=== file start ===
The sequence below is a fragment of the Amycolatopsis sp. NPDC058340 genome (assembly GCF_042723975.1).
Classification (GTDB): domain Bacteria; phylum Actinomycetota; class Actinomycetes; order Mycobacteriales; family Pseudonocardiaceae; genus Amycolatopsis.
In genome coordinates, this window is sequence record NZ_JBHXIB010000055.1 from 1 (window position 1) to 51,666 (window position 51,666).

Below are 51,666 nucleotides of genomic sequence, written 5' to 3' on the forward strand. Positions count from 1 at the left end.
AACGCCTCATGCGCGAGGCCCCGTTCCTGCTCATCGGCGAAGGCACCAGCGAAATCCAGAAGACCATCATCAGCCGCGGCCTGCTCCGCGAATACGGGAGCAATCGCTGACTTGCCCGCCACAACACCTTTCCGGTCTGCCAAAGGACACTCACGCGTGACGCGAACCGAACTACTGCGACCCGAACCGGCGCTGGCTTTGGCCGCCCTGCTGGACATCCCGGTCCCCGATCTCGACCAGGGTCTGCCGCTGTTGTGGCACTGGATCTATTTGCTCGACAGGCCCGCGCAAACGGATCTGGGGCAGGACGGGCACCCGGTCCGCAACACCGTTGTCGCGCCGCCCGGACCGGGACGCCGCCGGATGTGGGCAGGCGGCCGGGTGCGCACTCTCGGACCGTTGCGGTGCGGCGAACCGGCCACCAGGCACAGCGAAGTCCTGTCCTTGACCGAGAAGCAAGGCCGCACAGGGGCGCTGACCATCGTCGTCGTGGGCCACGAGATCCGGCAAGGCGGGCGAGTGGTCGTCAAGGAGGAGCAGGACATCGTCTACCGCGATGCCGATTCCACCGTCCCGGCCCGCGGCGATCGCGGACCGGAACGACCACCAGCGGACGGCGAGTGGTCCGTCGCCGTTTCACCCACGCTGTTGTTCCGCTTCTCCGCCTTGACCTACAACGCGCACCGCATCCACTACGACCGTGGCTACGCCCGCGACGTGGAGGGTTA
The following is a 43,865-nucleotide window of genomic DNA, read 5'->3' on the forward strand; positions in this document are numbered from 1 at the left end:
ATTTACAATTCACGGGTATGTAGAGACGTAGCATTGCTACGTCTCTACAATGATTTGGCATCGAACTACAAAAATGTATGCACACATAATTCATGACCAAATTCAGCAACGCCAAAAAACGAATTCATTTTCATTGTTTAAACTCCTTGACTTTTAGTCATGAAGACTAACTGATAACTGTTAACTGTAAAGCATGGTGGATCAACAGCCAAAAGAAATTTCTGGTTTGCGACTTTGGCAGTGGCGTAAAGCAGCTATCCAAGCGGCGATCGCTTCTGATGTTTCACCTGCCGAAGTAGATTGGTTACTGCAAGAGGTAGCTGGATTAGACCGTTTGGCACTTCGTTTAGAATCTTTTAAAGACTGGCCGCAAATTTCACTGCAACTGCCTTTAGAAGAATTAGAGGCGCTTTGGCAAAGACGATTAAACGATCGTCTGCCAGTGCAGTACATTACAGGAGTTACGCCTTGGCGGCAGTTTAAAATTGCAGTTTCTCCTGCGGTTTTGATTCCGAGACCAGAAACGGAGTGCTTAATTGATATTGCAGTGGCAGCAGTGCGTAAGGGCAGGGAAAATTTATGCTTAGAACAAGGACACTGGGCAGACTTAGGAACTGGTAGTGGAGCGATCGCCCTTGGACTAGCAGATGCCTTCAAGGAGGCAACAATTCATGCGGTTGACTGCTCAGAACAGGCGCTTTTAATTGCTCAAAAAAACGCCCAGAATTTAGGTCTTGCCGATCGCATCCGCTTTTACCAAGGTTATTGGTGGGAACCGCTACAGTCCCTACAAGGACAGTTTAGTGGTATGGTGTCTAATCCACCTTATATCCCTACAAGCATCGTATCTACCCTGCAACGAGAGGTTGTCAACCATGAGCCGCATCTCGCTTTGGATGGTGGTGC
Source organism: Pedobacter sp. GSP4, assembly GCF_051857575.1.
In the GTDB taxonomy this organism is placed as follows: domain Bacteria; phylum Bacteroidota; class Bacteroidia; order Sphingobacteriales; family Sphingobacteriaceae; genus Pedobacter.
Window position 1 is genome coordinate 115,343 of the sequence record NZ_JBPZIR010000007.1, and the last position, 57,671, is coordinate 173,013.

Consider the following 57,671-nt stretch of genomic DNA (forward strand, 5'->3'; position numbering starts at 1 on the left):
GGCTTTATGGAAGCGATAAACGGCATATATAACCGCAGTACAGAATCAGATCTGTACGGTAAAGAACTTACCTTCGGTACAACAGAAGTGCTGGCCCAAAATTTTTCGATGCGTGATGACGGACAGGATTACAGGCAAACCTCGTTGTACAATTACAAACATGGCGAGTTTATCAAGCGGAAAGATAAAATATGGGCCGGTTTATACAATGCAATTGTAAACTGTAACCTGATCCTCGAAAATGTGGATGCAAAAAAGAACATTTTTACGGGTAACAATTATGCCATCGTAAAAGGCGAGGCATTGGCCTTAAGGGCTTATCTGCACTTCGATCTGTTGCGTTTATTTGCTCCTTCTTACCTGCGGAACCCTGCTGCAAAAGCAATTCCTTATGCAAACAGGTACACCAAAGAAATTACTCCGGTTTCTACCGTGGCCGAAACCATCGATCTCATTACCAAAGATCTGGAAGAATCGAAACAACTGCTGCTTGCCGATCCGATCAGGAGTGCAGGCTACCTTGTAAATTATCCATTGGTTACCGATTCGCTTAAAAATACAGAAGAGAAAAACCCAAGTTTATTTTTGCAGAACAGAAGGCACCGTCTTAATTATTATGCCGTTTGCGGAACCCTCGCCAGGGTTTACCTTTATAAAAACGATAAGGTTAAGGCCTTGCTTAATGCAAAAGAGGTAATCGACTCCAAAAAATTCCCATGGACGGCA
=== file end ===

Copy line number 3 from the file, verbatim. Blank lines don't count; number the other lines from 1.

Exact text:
In genome coordinates, this window is sequence record NZ_JBHXIB010000055.1 from 1 (window position 1) to 51,666 (window position 51,666).